The odds of finding a potential mate in the United States were in men’s favor in 2019; there were 89.8 unmarried men for every 100 unmarried women, according to a new U.S. Census Bureau analysis.
Although the overall sex ratio for unmarried adults in the United States was about 90 men per 100 women, the 30-to-34 age group had the highest ratio at nearly 121 men to 100 women.
In this article, the unmarried population includes people age 18 and over who were never married, widowed or divorced, regardless of their sexual orientation.
Go to the nation’s capital, Washington, D.C., for one of the lowest ratios of unmarried men to women: 80 unmarried men for every 100 unmarried women. Head north to Alaska to find the opposite: 117 available men for every 100 women.
Ratios of unmarried men to women matter because people interested in romantic partnerships select from a pool of eligible candidates available to them, often called a “marriage market.” The more eligible partners in a given market, the better the chances of forging a romantic partnership or marriage.
Although the ratio of unmarried men to women isn’t the only factor that affects finding a mate, it is a critical indicator of potential mate availability among those interested in opposite-sex partners.
There is considerable variation in these unmarried ratios by state, age and race and Hispanic origin.
A new data visualization recently released by the Census Bureau highlights these differences and allows users to customize the data by each field of interest.
Where the Odds of Finding Potential Mates Are Highest
Geographic variation in marriage patterns has been studied extensively, and the employment, income and education profiles of adults may differ across specific marriage markets. For example, research has shown that men who are employed, have higher incomes and are college-educated are more attractive in the marriage market.
States or state equivalents with among the five highest and the five lowest unmarried sex ratios show where unmarried men outnumber women and vice versa (Table 1). Ratios greater than 100 indicate more unmarried men than women, while ratios less than 100 indicate more unmarried women than men.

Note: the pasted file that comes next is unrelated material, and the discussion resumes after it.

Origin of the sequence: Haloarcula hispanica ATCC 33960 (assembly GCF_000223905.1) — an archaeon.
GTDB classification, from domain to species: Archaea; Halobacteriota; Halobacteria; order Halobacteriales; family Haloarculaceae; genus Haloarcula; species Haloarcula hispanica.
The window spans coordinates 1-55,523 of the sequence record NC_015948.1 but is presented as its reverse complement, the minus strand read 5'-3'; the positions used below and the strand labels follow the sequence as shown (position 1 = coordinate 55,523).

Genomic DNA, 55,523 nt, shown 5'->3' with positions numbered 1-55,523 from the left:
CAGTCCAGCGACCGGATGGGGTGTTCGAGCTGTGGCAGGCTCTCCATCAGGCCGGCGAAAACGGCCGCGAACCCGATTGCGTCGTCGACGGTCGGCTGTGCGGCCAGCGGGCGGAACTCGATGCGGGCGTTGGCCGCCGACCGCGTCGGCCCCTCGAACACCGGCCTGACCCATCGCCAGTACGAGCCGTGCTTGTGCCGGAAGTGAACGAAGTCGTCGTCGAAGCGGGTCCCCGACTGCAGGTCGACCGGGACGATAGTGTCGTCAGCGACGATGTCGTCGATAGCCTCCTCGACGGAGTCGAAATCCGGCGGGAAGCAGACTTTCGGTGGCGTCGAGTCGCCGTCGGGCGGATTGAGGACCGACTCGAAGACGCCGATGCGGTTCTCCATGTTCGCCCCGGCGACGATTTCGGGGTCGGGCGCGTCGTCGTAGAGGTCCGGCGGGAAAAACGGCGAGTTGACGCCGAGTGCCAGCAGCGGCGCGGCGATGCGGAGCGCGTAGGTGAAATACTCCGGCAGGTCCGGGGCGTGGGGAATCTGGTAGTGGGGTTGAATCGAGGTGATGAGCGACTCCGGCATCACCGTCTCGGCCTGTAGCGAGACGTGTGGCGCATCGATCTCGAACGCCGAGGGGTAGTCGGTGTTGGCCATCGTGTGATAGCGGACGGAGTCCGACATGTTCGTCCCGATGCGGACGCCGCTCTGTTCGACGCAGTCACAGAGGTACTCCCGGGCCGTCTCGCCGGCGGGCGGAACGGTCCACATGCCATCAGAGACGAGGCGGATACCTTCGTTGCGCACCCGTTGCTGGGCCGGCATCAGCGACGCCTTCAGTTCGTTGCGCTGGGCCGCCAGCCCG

Comparing ratios by race and Hispanic origin reveals even more complexity.
Racial and ethnic intermarriage [PDF 2.4 MB] and cohabitation [PDF 3.4 MB] are becoming more common nationwide but most adults still tend to marry within their racial and ethnic group [PDF <1.0 MB]. A contributing factor to this variation is that among race and Hispanic origin groups, the population is not evenly distributed across states.
At the national level, the unmarried sex ratio by race and Hispanic origin ranged from 79.8 for the Black or African American alone population to 100.1 for the Hispanic population (Table 2).
Table 3 shows the states that had among the highest and lowest unmarried sex ratios for each race and Hispanic origin group.
For example, there were around 180 unmarried Black or African American men per 100 unmarried Black or African American women in Alaska. Conversely, for the Asian alone population, there were only about 52 unmarried men per 100 unmarried women in New Mexico.
Ratios of Unmarried Men to Women by Age
Although the overall sex ratio for unmarried adults in the United States was about 90 men per 100 women, the 30-to-34 age group had the highest ratio at nearly 121 men to 100 women. This is likely due to men having a higher median age at first marriage (30.1) than women (28.2). In other words, because men typically marry later, on average, there are more of them available to marry at younger ages.
This pattern reverses at older ages, but likely for a different reason. The 55-and-over age group had the lowest unmarried ratio, with approximately 57 men per 100 women. This is likely driven by a shorter life expectancy for men than women, which produces disproportionately high counts of unmarried women at older ages — many who may be single simply because they outlived their spouse.
Location was also an important factor across age groups (Table 5). Characteristics such as differences in local labor markets can influence sex ratios across geographies.
For example, states with large industries that employ more men or women can tilt sex ratios in one direction or the other (e.g., a state with strong mining, oil or construction industries may attract more men). States with a large military population may also tilt sex ratios toward men, since the majority of active duty military are men.
This may be why a state like Alaska, dominated by industries that tend to employ mainly men, had among the highest unmarried sex ratios for the 18-to-24, 45-to-54, and 55-and-over age groups.
Laquitta M. Walker, Lydia R. Anderson and George M. Hayward are family demographers in the Social, Economic and Housing Statistics Division’s Fertility and Family Statistics Branch.
Chanell N. Washington is a family demographer in the Population Division’s Population Evaluation, Analysis, and Projections Branch.